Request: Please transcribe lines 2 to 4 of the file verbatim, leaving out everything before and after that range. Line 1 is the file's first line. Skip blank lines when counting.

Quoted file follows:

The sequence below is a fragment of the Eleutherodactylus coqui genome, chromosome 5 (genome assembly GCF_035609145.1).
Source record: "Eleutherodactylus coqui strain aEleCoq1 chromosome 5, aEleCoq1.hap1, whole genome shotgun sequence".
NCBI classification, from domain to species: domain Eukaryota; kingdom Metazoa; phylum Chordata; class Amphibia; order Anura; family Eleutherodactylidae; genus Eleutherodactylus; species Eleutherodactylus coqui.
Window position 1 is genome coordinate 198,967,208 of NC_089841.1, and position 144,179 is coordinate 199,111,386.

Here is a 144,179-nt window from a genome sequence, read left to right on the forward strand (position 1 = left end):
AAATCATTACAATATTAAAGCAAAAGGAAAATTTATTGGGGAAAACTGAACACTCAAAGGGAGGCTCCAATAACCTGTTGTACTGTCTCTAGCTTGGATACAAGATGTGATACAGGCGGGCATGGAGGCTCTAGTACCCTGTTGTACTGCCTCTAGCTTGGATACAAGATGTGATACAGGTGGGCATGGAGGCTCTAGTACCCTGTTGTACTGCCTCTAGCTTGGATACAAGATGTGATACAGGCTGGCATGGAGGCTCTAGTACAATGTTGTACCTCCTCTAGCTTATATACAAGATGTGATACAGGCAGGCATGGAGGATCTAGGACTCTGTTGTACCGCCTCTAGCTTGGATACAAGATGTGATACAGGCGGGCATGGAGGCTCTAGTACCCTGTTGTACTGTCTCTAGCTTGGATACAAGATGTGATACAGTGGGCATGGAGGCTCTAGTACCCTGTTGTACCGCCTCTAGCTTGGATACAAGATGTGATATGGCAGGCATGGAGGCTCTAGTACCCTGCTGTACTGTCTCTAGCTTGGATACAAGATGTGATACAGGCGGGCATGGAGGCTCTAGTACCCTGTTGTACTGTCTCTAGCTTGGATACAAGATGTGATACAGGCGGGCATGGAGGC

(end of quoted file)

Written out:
Source record: "Eleutherodactylus coqui strain aEleCoq1 chromosome 5, aEleCoq1.hap1, whole genome shotgun sequence".
NCBI classification, from domain to species: domain Eukaryota; kingdom Metazoa; phylum Chordata; class Amphibia; order Anura; family Eleutherodactylidae; genus Eleutherodactylus; species Eleutherodactylus coqui.
Window position 1 is genome coordinate 198,967,208 of NC_089841.1, and position 144,179 is coordinate 199,111,386.